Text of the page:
Pvt. James Glover

James, John R., William J. Samuel D. P. Glover joined together.  James was the son of William Evans Glover. William E. Glover and Samuel were brothers.  The others are also related.  They all joined, served and died early in the Civil War.

James Glover joined Company H, 37th Ala. Inf. Regiment at the age of 18 on March the 18, 1862 at Lawrenceville, Henry County, Alabama when the unit was originally formed. He was on the muster in roll, Auburn, May 13, 1862.
He served at Lookout Mountain Payroll dated Oct 31, 1862.  James died in battle Nov. 24, 1863 at Look Mountain  and is buried there.  He is listed in Moore's Brigade list of causalities. James was the son of William E. Glover and the grandson of John Paschal Glover and Drucilla Evans of Barbour County, Alabama.

37th Alabama Infantry Regiment

The 37th Alabama Infantry Regiment was organized at Auburn, in the spring of 1862, under the requisition of President Jefferson Davis for 12,000 more Alabamians.

The members were recruited from Barbour, Chambers, Henry, Macon, Pike, Russell, and Tallapoosa counties.
Ordered to Columbus, MS, after a short time, the regiment proceeded to Tupelo. There it was placed in Gen'l Henry Little's Division, and in the Brigade of Col. Martin of TN, with three Mississippi regiments.
Gen'l Dabney Herndon Maury succeeded Gen'l Little when the latter was killed at Iuka, where the 37th was first engaged, with some loss.
The regiment took part in the Battle of Corinth, losing heavily in casualties. The brigade commander fell at Corinth, and the 37th was thrown into a brigade with the 2nd TX, and 42nd AL, Gen'l John C. Moore commanding. The winter was spent in MS -- the regiment retreating from Holly Springs and taking part in the repulse of the invaders at Chickasaw Bayou. Early in 1863, the 37th was sent to the Sunflower River but went back in time to take part in the battles of Port Gibson and Champion Hill, where its losses were severe. The regiment was then assigned to the garrison of Vicksburg and was captured with the fortress. Exchanged soon after, the regiment was in parole camp at Demopolis. Ordered to the Army of Tennessee, it lost heavily at Lookout Mountain and quite a number at Mission Ridge. The winter passed at Dalton, GA, where Gen'l Alpheus Baker of Barbour took charge of the brigade. The regiment was then engaged at Chattanooga (73 casualties our of 407 men present), Resaca, Noonday Creek, Kennesaw, and the battles around Atlanta. In one charge at Atlanta, 22 July, the regimental commander and 40 men were killed outright, out of 300 men present.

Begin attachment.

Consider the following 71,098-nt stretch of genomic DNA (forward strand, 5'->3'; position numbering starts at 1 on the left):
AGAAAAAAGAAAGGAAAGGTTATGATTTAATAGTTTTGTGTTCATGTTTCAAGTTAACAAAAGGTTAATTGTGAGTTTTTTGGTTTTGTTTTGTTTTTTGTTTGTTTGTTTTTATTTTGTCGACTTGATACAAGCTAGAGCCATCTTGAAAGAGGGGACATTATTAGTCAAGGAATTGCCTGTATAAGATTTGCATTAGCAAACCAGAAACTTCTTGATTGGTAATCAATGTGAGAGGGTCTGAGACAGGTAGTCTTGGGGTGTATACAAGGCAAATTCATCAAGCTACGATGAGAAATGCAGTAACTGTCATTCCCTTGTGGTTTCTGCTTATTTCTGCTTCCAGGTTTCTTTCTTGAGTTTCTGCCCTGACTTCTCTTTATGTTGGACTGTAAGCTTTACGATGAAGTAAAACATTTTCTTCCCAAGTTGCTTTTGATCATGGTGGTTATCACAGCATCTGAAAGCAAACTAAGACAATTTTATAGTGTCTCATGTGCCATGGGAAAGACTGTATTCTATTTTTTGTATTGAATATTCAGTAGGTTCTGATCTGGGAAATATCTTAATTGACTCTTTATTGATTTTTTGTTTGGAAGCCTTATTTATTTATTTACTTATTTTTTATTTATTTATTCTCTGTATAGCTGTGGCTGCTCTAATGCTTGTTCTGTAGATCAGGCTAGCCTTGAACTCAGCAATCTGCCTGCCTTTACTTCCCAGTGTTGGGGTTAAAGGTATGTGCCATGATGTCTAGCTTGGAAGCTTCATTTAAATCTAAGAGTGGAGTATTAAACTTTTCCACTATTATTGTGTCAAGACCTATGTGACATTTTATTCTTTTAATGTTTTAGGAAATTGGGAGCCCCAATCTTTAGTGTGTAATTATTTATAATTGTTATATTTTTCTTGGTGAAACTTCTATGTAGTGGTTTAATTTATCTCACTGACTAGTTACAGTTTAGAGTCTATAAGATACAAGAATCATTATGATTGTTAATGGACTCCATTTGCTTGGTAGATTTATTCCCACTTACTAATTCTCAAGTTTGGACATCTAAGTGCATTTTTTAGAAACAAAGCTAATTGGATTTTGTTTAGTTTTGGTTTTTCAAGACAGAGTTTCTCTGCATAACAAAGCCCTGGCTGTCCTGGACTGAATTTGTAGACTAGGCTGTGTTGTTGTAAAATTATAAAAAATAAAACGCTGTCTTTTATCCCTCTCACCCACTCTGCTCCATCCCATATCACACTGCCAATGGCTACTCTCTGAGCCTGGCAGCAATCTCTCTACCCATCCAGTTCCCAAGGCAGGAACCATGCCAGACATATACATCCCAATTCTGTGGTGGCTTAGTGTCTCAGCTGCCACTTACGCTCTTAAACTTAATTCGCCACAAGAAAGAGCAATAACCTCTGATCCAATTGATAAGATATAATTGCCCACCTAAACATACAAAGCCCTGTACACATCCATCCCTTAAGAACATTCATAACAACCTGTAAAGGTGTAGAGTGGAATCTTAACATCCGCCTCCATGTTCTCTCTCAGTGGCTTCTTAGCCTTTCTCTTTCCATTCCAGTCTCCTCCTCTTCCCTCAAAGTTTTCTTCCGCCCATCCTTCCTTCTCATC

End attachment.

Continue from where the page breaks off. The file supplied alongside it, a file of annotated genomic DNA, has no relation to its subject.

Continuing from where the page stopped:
During the fall and winter, the 37th was on garrison duty at Spanish Fort but moved into NC. It broke the enemy line at Bentonville, and furled its colors a few days later, with 300 of its number present out of the 1100 who took the field originally.

Field officers: Col. James F. Dowdell (Chambers Co., captured at Vicksburg and retired). Lt. Cols. A. A. Greene (Chambers Co., wounded, Iuka, Mission Ridge; KIA, Atlanta); and W. F. Slaton (Macon Co.). Majors John P. W. Amorine (Pike Co., transferred); W. F. Slaton (wounded, Corinth; captured, Lookout Mountain; promoted); and Joel C. Kendrick (Covington Co.)

[The 37th Alabama Infantry Regiment, Consolidated, was organized on 9 April 1865 by combining the original 37th Alabama with the 42nd and 54th Alabama regiments, at Smithfield, NC. The unit(s) surrendered on 26 April 1865 at Durham Station, Orange County, NC. Field officers: Col. John A. Minter and Lt. Col. William D. McNeill.]

History: Harry Innes Thornton's "Recollections of the war by a Confederate officer from California," in Southern California Quarterly, vol. XLV (1963), pp. 195-218.

 

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